Book Announcement: Quakerism, Its Legacy, and Its Relevance for Gandhian Research

Quakerism, Its Legacy, and Its Relevance for Gandhian Research now available from Cambridge Scholars Publishing

9781527500105
Hardback, pp332, £64.99 / $109.95

Cambridge Scholars Publishing is pleased to announce the publication of Quakerism, Its Legacy, and Its Relevance for Gandhian Research by Satish Sharma.

This elaborate book explores Quakerism, its legacy, and its relevance for Gandhian research. The topics covered here include the historical circumstances, conditions, and thought that led to the birth of Quakerism; the seeds and history of the movement; the themes, principles, and practices of the sect; and the aid, change, reform, and conciliation efforts Quakers made to make people, communities, and nations more tolerant, problem-free, and united. As such, the book will appeal to scholars, planners, policy-makers, and practitioners concerned with the boundaries of liberties, freedoms, pacifism, peace, and justice across people, communities, and nations. Continue reading

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Book Announcement: The Modern Philosopher, Letters to Her Son and Verses on the Siege of Gibraltar, by Elizabeth Craven

The Modern Philosopher, Letters to Her Son and Verses on the Siege of Gibraltar, by Elizabeth Craven now available from Cambridge Scholars Publishing

9781443895040
Hardback, pp142, £58.99 / $99.95

Cambridge Scholars Publishing is pleased to announce the publication of The Modern Philosopher, Letters to Her Son and Verses on the Siege of Gibraltar, by Elizabeth Craven, edited by Julia Gasper.

This book offers a modern edition of three fascinating and important works by Elizabeth Craven (1750-1828), an English author who lived for many years on the Continent. Craven is mainly remembered for her scandalous personal life, but deserves more serious attention. She was influenced by Enlightenment ideas and took a broad interest in the events of her time. The Modern Philosopher (1790) is a satire on the egalitarian theories of the French Revolution. The intellectual Longinius advocates equality in theory as perfectly logical, but is dismayed when his household put it into practice. Its love-plot has a happy ending. Written originally in French, it is here translated for the first time. Continue reading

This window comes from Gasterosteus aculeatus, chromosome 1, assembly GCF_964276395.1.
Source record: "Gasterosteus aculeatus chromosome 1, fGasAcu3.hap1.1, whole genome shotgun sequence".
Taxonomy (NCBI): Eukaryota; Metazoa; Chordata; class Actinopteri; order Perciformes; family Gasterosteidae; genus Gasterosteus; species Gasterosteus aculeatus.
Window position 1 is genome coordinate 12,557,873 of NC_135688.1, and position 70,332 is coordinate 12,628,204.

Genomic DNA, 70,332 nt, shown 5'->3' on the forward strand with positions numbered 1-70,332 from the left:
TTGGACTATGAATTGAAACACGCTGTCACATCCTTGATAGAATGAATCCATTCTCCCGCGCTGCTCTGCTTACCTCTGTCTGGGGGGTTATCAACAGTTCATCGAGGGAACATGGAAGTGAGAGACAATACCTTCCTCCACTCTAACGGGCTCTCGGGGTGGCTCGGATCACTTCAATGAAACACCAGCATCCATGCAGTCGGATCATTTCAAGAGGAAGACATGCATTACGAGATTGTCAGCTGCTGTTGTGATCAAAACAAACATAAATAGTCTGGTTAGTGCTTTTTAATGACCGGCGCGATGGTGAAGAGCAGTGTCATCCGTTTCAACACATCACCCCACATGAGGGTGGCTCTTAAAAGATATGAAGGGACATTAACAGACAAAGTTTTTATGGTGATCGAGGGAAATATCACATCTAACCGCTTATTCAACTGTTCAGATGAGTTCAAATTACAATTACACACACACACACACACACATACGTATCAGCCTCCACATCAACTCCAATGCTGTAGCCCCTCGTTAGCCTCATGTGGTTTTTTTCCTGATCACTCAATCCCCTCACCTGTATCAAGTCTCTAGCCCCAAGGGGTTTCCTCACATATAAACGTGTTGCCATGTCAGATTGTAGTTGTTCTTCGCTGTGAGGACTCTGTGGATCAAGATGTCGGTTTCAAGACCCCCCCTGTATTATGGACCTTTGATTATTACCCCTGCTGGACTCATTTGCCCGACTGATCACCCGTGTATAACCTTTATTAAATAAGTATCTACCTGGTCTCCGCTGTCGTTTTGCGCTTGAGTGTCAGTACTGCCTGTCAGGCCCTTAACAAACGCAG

Book Announcement: The Process of Politicization: How Much Politics Does a Society Need?

The Process of Politicization: How Much Politics Does a Society Need? now available from Cambridge Scholars Publishing

9781443896283
Hardback, pp322, £64.99 / $109.95

Cambridge Scholars Publishing is pleased to announce the publication of The Process of Politicization: How Much Politics Does a Society Need?, edited by Wiesław Wacławczyk and Adam Jarosz.

The problem signalled in the title of this volume is of utmost importance today. While envisioning a completely depoliticised society requires a big leap of imagination, there can still be doubts as to the degree to which modern societies may or should be politicised in different dimensions. This book gives a range of answers to this question using selected examples from modern history and the present time, and it outlines the process of politicising the society, together with the tools and means used for that. It does not attempt an exhaustive coverage of the topic of politicisation but serves as a reference for persons interested in the discussed issues, including students of political and social sciences. Continue reading

Book Announcement: Palaeoart of the Ice Age

Palaeoart of the Ice Age now available from Cambridge Scholars Publishing

9781443895170
Hardback, pp260, £61.99 / $104.95

Cambridge Scholars Publishing is pleased to announce the publication of Palaeoart of the Ice Age by Robert G. Bednarik.